In Committee the noble Lord, Lord Lester, accepted that there may be a case for the exclusion in relation to criminal proceedings. However, linked with the list in Clause 30, it is, as the noble Lord expressed it rather moderately, unattractive. The argument at that time largely concerned the need to protect sources. The noble Lord, Lord Lester, pointed out that there may be occasions when the identity of the source is very much a matter of public interest; for example, did the information come from someone qualified to pronounce on the subject or from someone in a position to know the facts? As I recollect, the noble Lord tabled an amendment which sought to introduce a harm test.

It may be worth adding that a matter about which the public may be concerned is not simply the content of an investigation but the way in which it is conducted. The content of an investigation may depend to a great extent upon the way in which the investigation is carried out.

In reply, my noble and learned friend pointed to the need to protect confidentiality. As he explained, there are occasions when witnesses will come forward only if confidentiality can be guaranteed. I understand that. However, I should have thought that that would be dealt with as a separate matter in Clause 29(2)(b). It is not clear why that problem, which I accept is real, requires such an all-embracing soundproof wall.

The second point which my noble and learned friend raised in reply was that decisions about disclosing--

Lord Goodhart: My Lords, I am most grateful to the noble and learned Lord for giving way. I am becoming a little puzzled by the direction of his argument. It is clear that in Clause 29(2) paragraphs (a) and (b) are

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cumulative; in other words, both conditions must be satisfied before information is exempt information. It seems to me that the gist of the noble and learned Lord's argument is that they are distinct heads under which exemption can be claimed.

Lord Archer of Sandwell: My Lords, as I read Clause 29(2), paragraph (b) is cumulative in relation to sub-paragraph (iv). I do not think that it is cumulative in relation to the others. It may be that my noble and learned friend is able to assist because this is perhaps not the moment to read this and analyse it more carefully.

Lord Falconer of Thoroton: My Lords, in relation to Clause 29(2), information is exempt information only if it satisfies both paragraph (a) and paragraph (b) in subsection (2). I believe that was the point which the noble Lord, Lord Goodhart, was making but I do not know whether that is contrary to the understanding on which the remarks of the my noble and learned friend Lord Archer of Sandwell are being made.

Lord Archer of Sandwell: My Lords, I have now grasped the point. I believe that I probably did misread it in the first instance because I thought that it went only with sub-paragraph (iv). But my noble and learned friend is probably right that it goes with the whole of paragraph (a). If we are dealing with the matters set out in paragraph (a), then I understand the point which the noble Lord makes.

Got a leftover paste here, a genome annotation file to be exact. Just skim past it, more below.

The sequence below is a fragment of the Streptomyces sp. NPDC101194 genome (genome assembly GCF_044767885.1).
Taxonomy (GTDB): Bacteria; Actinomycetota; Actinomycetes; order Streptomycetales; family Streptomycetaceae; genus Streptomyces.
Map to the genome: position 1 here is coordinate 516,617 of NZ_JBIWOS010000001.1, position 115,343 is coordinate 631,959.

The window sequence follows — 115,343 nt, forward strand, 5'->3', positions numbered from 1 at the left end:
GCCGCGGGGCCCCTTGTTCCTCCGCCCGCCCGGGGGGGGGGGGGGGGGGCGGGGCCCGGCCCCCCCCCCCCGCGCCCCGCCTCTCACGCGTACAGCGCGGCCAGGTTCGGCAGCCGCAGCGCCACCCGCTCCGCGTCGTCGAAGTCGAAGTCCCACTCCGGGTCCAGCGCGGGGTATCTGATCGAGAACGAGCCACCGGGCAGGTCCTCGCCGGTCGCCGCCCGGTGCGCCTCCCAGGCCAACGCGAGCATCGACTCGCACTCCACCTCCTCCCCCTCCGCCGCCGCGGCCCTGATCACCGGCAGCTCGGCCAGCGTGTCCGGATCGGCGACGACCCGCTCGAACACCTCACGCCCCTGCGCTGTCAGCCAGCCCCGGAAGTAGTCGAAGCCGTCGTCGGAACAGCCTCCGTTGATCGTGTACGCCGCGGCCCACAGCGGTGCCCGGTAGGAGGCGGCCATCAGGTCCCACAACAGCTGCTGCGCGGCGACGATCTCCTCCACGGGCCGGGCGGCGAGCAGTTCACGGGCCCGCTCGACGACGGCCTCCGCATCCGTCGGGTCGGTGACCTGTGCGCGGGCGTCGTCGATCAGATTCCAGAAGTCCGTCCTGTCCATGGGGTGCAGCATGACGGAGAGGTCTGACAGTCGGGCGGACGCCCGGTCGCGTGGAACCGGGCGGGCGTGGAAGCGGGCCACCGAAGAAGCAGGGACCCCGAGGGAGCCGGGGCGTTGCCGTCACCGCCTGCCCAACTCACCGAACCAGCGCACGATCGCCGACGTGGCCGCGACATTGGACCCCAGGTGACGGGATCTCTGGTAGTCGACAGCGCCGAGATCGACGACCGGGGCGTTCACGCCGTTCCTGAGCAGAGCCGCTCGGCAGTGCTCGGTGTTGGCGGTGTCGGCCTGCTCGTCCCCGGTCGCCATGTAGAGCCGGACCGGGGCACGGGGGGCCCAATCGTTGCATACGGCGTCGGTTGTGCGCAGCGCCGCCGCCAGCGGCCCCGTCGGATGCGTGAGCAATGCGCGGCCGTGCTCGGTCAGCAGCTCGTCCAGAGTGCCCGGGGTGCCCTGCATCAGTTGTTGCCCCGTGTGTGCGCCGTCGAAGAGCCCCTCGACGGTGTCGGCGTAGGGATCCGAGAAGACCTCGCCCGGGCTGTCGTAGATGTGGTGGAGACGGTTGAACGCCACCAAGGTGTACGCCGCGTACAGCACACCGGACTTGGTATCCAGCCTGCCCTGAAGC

I am grateful for that intervention. I was probably going down the wrong path at that point in the argument.

The second point which my noble and learned friend raised was that decisions about disclosure are subject to the public interest test in Clause 2. I might have been minded to accept that argument--I am not so convinced as the Government are of the need for belt and braces in these matters--but for one thing: the public interest test in Clause 2 is subject to the provisions of Clause 52. So the final judgment on where the public interest lies is not with the commissioner but with the accountable person. As Clause 52(7) impresses on us, an "accountable person" is a Cabinet Minister or a senior Member of the Government or of the Northern Ireland or Welsh Assembly--presumably, those who may have an interest, or at least may be suspected of having an interest, in evading responsibility for the problem which is the subject matter of the inquiry.

Many of us have regarded Clause 52 as a major flaw in the Bill. But since the Government's mind is clearly made up on that matter and rather beyond argument, we have not sought to amend the Bill in that respect. But it seriously dulls the edge of an argument to say that the absence of a harm test does not matter because a decision on disclosure will have to pass the public

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interest test when it will be a public interest test in relation to which the Minister will be judging his own cause:

    "'I'll be judge, I'll be jury', said cunning old Fury;

'I'll try the whole cause, and condemn you to death'".

So my amendment is quite modest. It holds out a hand to the Government in the hope that it still may be possible to build a bridge.

If all this is to protect the confidentiality of witnesses and if the Government are not prepared to confine it to that purpose, would the Government be interested in having as a possible solution an interest in having regard to the problem which is the subject of the inquiry? I beg to move.